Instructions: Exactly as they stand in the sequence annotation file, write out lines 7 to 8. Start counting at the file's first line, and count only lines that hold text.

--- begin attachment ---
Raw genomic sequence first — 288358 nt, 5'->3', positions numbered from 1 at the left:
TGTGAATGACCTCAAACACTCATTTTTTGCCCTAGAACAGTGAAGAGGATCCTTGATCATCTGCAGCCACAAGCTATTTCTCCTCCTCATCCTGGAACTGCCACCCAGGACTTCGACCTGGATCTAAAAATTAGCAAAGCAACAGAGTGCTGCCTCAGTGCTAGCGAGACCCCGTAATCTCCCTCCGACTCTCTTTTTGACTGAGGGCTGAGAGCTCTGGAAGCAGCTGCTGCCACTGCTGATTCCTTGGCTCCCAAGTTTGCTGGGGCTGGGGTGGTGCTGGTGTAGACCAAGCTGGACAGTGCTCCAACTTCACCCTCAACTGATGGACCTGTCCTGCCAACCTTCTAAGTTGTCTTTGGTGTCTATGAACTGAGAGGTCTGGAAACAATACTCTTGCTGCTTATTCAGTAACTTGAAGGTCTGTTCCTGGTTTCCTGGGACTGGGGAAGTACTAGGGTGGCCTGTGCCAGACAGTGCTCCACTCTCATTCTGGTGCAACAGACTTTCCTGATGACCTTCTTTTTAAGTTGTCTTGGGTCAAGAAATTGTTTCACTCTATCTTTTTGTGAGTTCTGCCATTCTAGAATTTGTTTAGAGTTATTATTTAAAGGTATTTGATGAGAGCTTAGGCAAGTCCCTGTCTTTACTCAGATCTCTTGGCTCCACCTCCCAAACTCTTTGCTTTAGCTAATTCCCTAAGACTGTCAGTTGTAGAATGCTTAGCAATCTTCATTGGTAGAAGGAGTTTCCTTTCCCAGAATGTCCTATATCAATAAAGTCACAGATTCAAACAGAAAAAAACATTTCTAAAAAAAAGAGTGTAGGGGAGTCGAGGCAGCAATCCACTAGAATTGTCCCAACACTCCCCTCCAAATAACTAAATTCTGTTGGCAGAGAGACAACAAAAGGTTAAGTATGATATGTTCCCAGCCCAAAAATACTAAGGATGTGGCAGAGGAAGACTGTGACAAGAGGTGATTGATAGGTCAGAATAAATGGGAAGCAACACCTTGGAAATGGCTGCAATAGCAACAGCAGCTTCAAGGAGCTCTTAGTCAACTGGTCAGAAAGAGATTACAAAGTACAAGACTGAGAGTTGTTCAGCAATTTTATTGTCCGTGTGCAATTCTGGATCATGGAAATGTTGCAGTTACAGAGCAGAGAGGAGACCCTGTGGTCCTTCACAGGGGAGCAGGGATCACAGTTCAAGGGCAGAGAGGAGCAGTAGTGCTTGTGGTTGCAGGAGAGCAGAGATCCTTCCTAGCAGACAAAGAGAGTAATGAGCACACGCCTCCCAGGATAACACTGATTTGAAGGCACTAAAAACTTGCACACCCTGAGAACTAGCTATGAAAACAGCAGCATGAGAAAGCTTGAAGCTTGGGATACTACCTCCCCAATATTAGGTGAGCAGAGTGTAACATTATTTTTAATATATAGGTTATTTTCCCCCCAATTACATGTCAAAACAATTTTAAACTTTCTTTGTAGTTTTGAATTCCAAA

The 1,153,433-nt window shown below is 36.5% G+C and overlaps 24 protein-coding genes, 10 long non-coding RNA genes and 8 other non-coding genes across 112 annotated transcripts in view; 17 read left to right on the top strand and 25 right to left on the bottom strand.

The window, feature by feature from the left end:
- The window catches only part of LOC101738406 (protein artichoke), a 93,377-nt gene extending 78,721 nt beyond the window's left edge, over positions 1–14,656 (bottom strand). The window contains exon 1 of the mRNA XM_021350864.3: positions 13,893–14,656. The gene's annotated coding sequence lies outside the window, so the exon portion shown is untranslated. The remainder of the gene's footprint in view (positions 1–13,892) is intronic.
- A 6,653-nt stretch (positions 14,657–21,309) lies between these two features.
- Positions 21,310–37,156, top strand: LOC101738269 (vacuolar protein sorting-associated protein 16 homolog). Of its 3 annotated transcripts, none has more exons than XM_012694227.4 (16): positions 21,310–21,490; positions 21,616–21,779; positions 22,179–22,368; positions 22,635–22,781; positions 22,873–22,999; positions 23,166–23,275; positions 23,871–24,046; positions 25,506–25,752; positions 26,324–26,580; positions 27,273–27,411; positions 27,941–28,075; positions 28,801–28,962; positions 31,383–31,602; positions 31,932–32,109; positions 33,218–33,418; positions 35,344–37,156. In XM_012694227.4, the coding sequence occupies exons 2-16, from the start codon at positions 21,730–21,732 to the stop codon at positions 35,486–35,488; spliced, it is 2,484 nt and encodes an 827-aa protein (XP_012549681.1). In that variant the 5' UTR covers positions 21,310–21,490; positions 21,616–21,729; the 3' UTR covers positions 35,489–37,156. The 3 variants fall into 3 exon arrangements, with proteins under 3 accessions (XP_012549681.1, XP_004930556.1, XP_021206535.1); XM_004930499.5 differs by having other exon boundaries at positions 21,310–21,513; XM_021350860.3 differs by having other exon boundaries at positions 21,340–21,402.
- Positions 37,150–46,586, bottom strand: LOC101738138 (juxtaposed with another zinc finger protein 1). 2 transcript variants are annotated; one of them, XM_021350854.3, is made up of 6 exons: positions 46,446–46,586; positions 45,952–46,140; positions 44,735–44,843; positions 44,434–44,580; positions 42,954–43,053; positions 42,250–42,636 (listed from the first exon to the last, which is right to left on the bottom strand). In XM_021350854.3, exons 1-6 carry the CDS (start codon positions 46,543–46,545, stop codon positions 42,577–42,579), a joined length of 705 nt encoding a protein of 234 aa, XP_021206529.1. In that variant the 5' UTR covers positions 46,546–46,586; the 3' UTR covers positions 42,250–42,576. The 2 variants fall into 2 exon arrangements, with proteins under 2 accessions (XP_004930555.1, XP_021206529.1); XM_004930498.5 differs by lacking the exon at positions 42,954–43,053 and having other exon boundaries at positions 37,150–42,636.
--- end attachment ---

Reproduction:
- Positions 21,310–37,156, top strand: LOC101738269 (vacuolar protein sorting-associated protein 16 homolog). Of its 3 annotated transcripts, none has more exons than XM_012694227.4 (16): positions 21,310–21,490; positions 21,616–21,779; positions 22,179–22,368; positions 22,635–22,781; positions 22,873–22,999; positions 23,166–23,275; positions 23,871–24,046; positions 25,506–25,752; positions 26,324–26,580; positions 27,273–27,411; positions 27,941–28,075; positions 28,801–28,962; positions 31,383–31,602; positions 31,932–32,109; positions 33,218–33,418; positions 35,344–37,156. In XM_012694227.4, the coding sequence occupies exons 2-16, from the start codon at positions 21,730–21,732 to the stop codon at positions 35,486–35,488; spliced, it is 2,484 nt and encodes an 827-aa protein (XP_012549681.1). In that variant the 5' UTR covers positions 21,310–21,490; positions 21,616–21,729; the 3' UTR covers positions 35,489–37,156. The 3 variants fall into 3 exon arrangements, with proteins under 3 accessions (XP_012549681.1, XP_004930556.1, XP_021206535.1); XM_004930499.5 differs by having other exon boundaries at positions 21,310–21,513; XM_021350860.3 differs by having other exon boundaries at positions 21,340–21,402.
- Positions 37,150–46,586, bottom strand: LOC101738138 (juxtaposed with another zinc finger protein 1). 2 transcript variants are annotated; one of them, XM_021350854.3, is made up of 6 exons: positions 46,446–46,586; positions 45,952–46,140; positions 44,735–44,843; positions 44,434–44,580; positions 42,954–43,053; positions 42,250–42,636 (listed from the first exon to the last, which is right to left on the bottom strand). In XM_021350854.3, exons 1-6 carry the CDS (start codon positions 46,543–46,545, stop codon positions 42,577–42,579), a joined length of 705 nt encoding a protein of 234 aa, XP_021206529.1. In that variant the 5' UTR covers positions 46,546–46,586; the 3' UTR covers positions 42,250–42,576. The 2 variants fall into 2 exon arrangements, with proteins under 2 accessions (XP_004930555.1, XP_021206529.1); XM_004930498.5 differs by lacking the exon at positions 42,954–43,053 and having other exon boundaries at positions 37,150–42,636.